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Taking a look at fertility trends

“All models are wrong, but some are useful” – George Box

Trying to predict the future is a risky business because it is inherently uncertain, but we need to do so in order to plan.

The Cooper Center recently released Virginia population projections for 2020-2040. The projections were developed by extrapolating historical population trends. As part of our comprehensive research efforts, we also study population change in terms of births, deaths, and migration (though our official projection model does not require these input data, historical population trends are driven by trends in components of population change). This blog post focuses on how U.S.A. fertility rates have changed over time and how they might look in the future.

Total Fertility Rates

Total fertility rate for the U.S.

The total fertility rate (TFR) is the most frequently used statistic to describe birth trends. The TFR for a given year is the number of children a hypothetical woman would have in her lifetime if she followed the age-specific fertility rates (ASFR) observed in that year. The chart above shows U.S.A. TFR grew from about 2 children per woman in the 1930s during depression to more than 3 during baby boom. Currently, the TFR is slightly below 2 children per woman.

Age-Specific Fertility Rates

U.S. Fertility rates

In addition to the TFR, the underlying ASFR curve has trends as well. In early dates, women more often had their babies in their late teens and early 20s; increasingly, women are having babies in their late 20s, 30s, and even early 40s. Chart 2 above illustrates how the TFR and ASFR are linked and how the timing of women’s births by age has changed over time. The change of timing can have a profound impact on the total number of births. A later start often suggests a lower number of births, as a woman’s childbearing years typically end around 45.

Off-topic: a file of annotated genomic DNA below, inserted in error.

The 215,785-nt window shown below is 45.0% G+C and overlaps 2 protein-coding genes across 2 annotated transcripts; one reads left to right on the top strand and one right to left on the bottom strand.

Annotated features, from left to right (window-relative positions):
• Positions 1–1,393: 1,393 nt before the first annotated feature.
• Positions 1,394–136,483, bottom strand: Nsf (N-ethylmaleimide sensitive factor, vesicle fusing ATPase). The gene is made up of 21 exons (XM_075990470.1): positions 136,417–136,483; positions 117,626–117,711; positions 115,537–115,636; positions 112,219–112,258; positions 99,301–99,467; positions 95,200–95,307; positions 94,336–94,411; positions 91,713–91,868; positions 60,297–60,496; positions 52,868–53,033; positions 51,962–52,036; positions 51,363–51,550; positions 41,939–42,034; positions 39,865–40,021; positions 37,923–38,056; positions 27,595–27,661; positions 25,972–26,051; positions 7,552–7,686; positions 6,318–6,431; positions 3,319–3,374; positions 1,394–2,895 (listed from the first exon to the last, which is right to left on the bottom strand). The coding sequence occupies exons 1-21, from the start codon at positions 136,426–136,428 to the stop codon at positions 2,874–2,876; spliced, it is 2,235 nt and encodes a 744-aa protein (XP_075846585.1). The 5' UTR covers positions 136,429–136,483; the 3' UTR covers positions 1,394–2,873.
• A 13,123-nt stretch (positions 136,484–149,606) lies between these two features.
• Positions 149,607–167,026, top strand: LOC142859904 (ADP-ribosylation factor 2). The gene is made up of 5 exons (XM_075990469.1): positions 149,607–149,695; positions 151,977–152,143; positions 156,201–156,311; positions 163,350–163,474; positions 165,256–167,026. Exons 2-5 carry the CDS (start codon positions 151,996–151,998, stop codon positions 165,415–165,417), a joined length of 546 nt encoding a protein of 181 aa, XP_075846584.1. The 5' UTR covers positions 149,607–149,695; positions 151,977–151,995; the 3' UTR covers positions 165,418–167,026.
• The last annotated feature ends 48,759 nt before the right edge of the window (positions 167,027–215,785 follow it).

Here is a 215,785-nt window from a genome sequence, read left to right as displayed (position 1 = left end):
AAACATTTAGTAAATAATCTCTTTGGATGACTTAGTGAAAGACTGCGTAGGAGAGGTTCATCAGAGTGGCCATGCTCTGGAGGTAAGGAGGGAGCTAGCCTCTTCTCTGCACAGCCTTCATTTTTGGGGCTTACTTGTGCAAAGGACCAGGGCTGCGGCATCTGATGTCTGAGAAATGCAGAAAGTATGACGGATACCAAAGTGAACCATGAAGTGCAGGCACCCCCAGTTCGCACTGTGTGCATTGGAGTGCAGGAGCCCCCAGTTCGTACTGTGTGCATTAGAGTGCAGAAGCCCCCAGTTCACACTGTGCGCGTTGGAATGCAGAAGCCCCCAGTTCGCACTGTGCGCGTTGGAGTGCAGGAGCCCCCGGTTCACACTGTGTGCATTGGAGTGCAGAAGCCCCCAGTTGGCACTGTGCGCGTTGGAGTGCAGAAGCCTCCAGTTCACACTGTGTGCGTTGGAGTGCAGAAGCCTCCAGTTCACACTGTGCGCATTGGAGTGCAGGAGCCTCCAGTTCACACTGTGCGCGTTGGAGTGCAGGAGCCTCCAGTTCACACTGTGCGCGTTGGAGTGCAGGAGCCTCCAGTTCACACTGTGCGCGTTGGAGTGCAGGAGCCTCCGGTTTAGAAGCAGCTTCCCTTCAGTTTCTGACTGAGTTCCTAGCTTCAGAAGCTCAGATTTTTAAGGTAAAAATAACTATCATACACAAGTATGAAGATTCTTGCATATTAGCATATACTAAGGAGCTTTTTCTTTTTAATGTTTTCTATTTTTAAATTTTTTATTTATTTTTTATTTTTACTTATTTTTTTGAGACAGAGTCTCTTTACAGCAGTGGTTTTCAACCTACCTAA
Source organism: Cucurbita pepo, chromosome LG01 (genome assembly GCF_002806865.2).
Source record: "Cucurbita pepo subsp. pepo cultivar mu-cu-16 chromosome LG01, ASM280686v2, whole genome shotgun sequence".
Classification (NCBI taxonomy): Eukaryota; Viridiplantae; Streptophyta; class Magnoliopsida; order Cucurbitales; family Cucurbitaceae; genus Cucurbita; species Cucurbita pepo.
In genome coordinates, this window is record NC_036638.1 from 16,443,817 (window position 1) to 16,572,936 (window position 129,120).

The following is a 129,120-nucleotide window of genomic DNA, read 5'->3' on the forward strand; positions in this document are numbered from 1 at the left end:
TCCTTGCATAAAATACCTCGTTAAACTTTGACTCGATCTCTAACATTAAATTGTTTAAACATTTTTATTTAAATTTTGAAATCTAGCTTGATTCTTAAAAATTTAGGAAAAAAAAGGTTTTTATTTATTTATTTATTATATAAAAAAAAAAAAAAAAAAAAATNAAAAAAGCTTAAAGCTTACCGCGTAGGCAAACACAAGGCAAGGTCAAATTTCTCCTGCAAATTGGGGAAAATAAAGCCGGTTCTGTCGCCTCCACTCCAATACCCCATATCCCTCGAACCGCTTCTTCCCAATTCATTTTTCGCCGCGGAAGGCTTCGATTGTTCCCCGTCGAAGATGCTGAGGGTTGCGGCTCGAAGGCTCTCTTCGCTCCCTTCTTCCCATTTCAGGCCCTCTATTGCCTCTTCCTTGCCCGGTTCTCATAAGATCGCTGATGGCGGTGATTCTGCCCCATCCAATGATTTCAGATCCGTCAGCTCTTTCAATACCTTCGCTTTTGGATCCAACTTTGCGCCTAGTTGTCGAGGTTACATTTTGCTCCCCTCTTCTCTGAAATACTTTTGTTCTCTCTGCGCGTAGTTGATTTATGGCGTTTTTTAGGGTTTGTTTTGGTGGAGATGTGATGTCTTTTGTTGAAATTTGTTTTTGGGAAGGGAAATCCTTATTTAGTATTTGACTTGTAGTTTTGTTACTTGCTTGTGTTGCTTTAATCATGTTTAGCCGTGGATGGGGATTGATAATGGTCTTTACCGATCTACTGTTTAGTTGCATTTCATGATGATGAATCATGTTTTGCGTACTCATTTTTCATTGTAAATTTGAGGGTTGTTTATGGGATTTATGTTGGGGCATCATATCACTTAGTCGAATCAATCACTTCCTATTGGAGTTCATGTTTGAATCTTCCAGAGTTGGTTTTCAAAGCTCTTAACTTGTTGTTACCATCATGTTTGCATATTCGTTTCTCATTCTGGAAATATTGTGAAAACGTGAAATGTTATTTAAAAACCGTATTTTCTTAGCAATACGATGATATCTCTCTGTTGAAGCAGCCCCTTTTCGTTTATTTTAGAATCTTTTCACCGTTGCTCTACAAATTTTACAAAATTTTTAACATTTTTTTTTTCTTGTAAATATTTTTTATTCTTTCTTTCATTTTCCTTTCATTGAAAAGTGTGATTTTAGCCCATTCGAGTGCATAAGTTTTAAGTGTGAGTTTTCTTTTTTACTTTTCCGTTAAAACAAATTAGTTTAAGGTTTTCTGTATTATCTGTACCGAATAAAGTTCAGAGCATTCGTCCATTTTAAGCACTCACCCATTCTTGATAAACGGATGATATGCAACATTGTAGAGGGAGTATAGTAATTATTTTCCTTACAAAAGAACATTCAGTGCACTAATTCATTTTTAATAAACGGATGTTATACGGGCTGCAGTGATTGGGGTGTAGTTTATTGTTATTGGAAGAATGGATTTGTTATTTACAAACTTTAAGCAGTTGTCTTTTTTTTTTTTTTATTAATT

Age-specific fertility rates for U.S.

We have to look at generational trends as well. How many total babies are young couples/women aiming to have? If they start slow, will they try to have more later? The chart above shows 7 different cohorts of women by decade they were born in. Those born between the 1930s to 1960s have completed their childbearing years, and have the full curve to show both the total number of children (area beneath the curve) and the timing (age) of the births. Others, such as the 1980 and 1990 cohorts, do not have a completed curve yet as they are still in the midst of childbearing years, but they are starting later than previous generations and their current peaks are blunted compared to those of pre-1960 cohorts.

Visualizing Uncertainty in a Fertility Forecast

For illustration purposes, I’ve chosen a model easily implemented using the “demography” and “forecast” R software packages published by prominent forecaster Rob Hyndman. The fertility data used here is curated by the Human Fertility Database and easily accessed using another R package “HMDHFDplus”, authored by Tim Riffe. Full code is available on my github.

Forecasted Age-specific fertility rates for the U.S.

With detailed historical data going back to 1933 and some math, the model captures the overall downward trend and shift to older ages while accounting for historical levels of variance that could allow future trends to drift in either direction. Looking at just the 1990 cohort, the forecasted ASFRs suggest there is a chance they outpace the other selected cohorts in later life despite a slower start. The shaded area shows the range of a 95% prediction interval.